Articles Comments

Finance GreenWatch » 8.Eathquake & Nuclear accident » Gov’t decides to put off target date for decontaminating area near Fukushima plant (Mainichi)

Gov’t decides to put off target date for decontaminating area near Fukushima plant (Mainichi)

decontamination works

decontamination works

The government has decided to push back the target date for completing its decontamination work in seven of the 11 municipalities around the crippled Fukushima No. 1 Nuclear Power Plant from the end of fiscal 2013 to sometime after fiscal 2014.

While making the decision to postpone the target schedule for decontamination work, which is under the jurisdiction of the central government, the government also demonstrated its stance to “speed up decontamination,” by revealing plans to implement such measures as doing decontamination work again in some areas if deemed necessary. But it is certain that the government will not incorporate a new target date for completing decontamination work into a revised operation schedule to be released on Aug. 30, reinforcing a sense of distrust among the local communities in the central government.

Areas in the 11 municipalities near the crippled nuclear plant that were first designated as “evacuation zones” or “planned evacuation zones” in the wake of the outbreak of the nuclear crisis are subject to the decontamination work under the jurisdiction of the central government. The government has decided to push back the target date for the decontamination work in seven municipalities — Iitate, Katsurao, Kawamata, Minamisoma, Namie, Tomioka, and Futaba.

The decontamination work in Tamura has already been finished, and all of the decontamination work, including that for residential lots, farm land and forests, is expected for completion in the three municipalities of Naraha, Kawauchi and Okuma by March next year.

Under the operation schedule released in January 2012 by the Ministry of the Environment, the decontamination work in the “areas on stand-by for lifting of evacuation orders,” (with annual radiation exposure of up to 20 millisieverts) for which evacuation orders were to be lifted in stages, and “restricted residential areas” (with annual radiation exposure of more than 20 millisieverts to up to 50 millisieverts), had been scheduled to be completed in two years from fiscal 2012 to fiscal 2013. The rezoning of evacuation areas in the 11 municipalities finished this month, but the delay in the decontamination work will affect local residents’ schedules to return home.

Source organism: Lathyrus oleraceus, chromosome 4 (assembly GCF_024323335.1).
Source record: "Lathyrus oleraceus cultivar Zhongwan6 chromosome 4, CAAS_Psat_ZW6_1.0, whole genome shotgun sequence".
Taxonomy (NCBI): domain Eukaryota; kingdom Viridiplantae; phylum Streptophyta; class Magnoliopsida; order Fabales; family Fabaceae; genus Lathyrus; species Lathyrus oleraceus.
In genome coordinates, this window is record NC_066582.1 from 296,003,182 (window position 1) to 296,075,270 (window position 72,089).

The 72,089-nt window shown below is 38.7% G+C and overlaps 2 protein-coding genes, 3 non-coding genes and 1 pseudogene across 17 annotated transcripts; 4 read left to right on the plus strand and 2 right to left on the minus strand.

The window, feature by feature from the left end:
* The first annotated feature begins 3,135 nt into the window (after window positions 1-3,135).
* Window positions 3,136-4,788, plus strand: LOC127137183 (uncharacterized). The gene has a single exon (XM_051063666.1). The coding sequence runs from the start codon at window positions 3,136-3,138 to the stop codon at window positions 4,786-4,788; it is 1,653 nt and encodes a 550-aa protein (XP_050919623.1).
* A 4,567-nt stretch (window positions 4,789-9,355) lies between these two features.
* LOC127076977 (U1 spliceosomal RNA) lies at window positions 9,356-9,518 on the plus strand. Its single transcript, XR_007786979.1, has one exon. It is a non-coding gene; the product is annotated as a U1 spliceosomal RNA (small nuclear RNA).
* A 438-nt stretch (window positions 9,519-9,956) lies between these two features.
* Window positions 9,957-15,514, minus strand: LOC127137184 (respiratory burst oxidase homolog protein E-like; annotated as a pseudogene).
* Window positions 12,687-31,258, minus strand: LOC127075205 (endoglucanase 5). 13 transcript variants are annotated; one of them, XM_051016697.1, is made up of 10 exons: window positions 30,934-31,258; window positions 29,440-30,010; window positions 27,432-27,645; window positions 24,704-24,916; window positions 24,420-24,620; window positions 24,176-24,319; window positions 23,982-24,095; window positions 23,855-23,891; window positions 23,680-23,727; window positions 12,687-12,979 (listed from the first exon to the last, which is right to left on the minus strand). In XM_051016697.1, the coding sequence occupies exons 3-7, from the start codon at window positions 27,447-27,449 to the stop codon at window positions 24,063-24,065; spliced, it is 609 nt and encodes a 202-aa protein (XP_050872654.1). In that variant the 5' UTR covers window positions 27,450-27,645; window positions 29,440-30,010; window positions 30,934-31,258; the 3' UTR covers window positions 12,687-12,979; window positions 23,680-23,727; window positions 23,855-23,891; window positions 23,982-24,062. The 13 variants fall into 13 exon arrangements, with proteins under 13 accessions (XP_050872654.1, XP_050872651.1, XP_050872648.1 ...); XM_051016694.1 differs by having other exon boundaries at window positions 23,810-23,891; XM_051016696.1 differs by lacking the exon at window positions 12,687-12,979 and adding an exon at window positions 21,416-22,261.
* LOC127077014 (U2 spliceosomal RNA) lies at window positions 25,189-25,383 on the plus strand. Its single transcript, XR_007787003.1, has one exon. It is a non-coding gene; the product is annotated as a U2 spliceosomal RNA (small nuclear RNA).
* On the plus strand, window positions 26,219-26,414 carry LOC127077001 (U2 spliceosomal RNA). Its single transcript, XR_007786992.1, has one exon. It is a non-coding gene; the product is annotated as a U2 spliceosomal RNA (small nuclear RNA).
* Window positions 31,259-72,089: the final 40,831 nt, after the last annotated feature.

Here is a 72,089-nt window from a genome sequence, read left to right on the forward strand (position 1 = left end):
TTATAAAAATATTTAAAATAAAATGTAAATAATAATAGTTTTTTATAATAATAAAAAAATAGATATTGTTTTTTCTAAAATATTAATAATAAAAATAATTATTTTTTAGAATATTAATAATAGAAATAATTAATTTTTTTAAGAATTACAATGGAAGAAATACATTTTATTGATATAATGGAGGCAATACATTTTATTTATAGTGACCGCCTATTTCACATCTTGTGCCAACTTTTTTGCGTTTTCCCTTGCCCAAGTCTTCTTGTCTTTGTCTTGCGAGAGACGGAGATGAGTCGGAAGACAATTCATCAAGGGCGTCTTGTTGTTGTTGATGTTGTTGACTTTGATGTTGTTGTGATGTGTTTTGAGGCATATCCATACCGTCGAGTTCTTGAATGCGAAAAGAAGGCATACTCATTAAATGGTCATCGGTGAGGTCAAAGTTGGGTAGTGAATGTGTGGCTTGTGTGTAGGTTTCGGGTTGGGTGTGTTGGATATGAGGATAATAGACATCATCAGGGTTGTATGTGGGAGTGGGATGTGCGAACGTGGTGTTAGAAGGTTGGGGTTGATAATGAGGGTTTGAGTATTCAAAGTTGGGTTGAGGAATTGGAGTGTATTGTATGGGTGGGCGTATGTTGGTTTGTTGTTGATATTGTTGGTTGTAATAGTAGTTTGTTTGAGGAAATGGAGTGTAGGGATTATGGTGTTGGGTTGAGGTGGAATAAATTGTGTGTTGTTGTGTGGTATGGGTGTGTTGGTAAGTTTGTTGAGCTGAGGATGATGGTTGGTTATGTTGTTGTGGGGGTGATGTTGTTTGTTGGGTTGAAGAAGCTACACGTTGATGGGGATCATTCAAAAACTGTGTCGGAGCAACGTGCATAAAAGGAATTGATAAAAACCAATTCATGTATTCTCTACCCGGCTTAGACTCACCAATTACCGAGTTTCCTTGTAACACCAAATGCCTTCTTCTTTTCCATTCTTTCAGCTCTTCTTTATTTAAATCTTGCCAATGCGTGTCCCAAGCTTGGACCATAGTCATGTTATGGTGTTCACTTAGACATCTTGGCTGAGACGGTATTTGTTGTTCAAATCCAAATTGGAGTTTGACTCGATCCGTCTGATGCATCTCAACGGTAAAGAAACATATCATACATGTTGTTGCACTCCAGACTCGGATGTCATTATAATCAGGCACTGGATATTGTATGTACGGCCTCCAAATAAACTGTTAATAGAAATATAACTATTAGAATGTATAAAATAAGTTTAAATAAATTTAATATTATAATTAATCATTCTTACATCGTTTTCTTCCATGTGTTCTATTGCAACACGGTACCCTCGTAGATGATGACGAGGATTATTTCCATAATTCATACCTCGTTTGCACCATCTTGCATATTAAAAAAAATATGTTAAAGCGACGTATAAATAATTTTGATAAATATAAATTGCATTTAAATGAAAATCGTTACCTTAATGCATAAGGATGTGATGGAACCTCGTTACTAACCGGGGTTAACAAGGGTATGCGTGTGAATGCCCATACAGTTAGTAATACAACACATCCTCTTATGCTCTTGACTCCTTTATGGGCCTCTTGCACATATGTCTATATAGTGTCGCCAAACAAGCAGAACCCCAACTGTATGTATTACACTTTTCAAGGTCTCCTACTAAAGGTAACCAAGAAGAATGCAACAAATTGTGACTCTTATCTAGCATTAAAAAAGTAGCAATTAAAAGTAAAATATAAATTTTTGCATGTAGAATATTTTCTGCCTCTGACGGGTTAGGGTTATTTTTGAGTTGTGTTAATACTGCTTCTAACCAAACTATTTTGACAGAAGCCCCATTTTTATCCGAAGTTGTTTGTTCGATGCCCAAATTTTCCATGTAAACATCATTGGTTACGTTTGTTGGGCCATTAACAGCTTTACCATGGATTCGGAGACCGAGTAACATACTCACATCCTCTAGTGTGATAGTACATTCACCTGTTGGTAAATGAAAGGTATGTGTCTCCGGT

At a meeting of experts held on Aug. 27, meanwhile, the Ministry of the Environment unveiled a plan to conduct decontamination work again in spots where radiation levels rise after the first round of decontamination work. On its original plan to limit decontamination work for forests to within 20 meters of residential areas, the ministry said it would be able to expand the limit only in the case of mountainous areas where radioactive substances can be easily carried through the atmosphere by the wind.

The ministry decided to change the plan because some officials in the ruling coalition and the government said the review of the operation schedule should not only announce the postponement of the decontamination work but also send a positive message such as “acceleration of decontamination.”

But although the ministry is showing its stance to take into account requests from municipalities, it remains cautious.

At the meeting of experts, the ministry said, “As for the model projects conducted in 14 districts in Fukushima Prefecture, effects of the decontamination are maintained.” Thus it said there was no need to do decontamination work again in those districts. But it did not show specific radiation levels that would require the government to conduct decontamination work again.

On the issue of whether to expand the scope of decontamination work for forests, the ministry said the limit would be extended in “exceptional cases.” Therefore, most of the forests in Fukushima Prefecture are expected to remain untouched. An official in charge of a decontamination team said, “If we accept exceptions here and there carelessly, we will not be able to secure storage sites for contaminated soil as well as workers on time.”

There is also a cost-effective issue involved. The government is supposed to ask Tokyo Electric Power Co. (TEPCO), the operator of the crippled nuclear power station, to pay the bills for decontamination. But as of the end of May, TEPCO had paid only 6.7 billion yen out of 21.2 billion yen the central government told the utility to pay. TEPCO has apparently been making decisions whether to pay the costs while strictly examining the effectiveness of the decontamination work. Therefore, the government apparently is hesitant to put pressure on TEPCO over decontamination projects that are not clearly deemed effective in reducing radiation levels. If TEPCO’s business conditions worsen, there is a possibility of the government shouldering the costs.

The Ministry of the Environment wants to work out a new operation schedule for decontamination by the end of this year after holding talks with local municipalities in Fukushima Prefecture. The ministry plans to have separate talks with each of the municipalities on a new decontamination schedule and the scope of areas that need to be decontaminated again. A senior ministry official said, “We will no longer be allowed to postpone the plan.”


Filed under: 8.Eathquake & Nuclear accident